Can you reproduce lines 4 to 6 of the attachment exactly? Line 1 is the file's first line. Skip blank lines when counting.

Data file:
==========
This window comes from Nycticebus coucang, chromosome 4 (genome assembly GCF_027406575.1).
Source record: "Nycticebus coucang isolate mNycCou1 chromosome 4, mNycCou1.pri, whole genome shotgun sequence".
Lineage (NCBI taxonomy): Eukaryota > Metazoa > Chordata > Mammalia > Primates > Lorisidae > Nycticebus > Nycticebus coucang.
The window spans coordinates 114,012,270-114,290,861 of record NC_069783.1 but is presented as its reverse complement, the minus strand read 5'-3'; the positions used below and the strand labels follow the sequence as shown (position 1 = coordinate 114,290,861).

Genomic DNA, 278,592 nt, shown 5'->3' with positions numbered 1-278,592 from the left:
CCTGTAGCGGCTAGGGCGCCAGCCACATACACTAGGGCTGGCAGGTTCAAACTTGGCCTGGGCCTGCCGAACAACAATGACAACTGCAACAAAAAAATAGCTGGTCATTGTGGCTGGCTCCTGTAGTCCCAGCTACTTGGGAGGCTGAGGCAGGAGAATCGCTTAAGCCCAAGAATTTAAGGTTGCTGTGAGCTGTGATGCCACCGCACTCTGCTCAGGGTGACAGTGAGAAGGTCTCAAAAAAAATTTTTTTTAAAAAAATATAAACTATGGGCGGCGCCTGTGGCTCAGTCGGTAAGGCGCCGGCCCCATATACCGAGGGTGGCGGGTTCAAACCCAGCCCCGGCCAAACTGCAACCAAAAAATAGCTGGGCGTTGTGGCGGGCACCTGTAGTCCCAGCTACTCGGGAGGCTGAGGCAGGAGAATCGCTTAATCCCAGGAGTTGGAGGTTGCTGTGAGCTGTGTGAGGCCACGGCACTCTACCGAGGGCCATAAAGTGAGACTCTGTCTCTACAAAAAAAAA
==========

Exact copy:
The window spans coordinates 114,012,270-114,290,861 of record NC_069783.1 but is presented as its reverse complement, the minus strand read 5'-3'; the positions used below and the strand labels follow the sequence as shown (position 1 = coordinate 114,290,861).

Genomic DNA, 278,592 nt, shown 5'->3' with positions numbered 1-278,592 from the left:
CCTGTAGCGGCTAGGGCGCCAGCCACATACACTAGGGCTGGCAGGTTCAAACTTGGCCTGGGCCTGCCGAACAACAATGACAACTGCAACAAAAAAATAGCTGGTCATTGTGGCTGGCTCCTGTAGTCCCAGCTACTTGGGAGGCTGAGGCAGGAGAATCGCTTAAGCCCAAGAATTTAAGGTTGCTGTGAGCTGTGATGCCACCGCACTCTGCTCAGGGTGACAGTGAGAAGGTCTCAAAAAAAATTTTTTTTAAAAAAATATAAACTATGGGCGGCGCCTGTGGCTCAGTCGGTAAGGCGCCGGCCCCATATACCGAGGGTGGCGGGTTCAAACCCAGCCCCGGCCAAACTGCAACCAAAAAATAGCTGGGCGTTGTGGCGGGCACCTGTAGTCCCAGCTACTCGGGAGGCTGAGGCAGGAGAATCGCTTAATCCCAGGAGTTGGAGGTTGCTGTGAGCTGTGTGAGGCCACGGCACTCTACCGAGGGCCATAAAGTGAGACTCTGTCTCTACAAAAAAAAA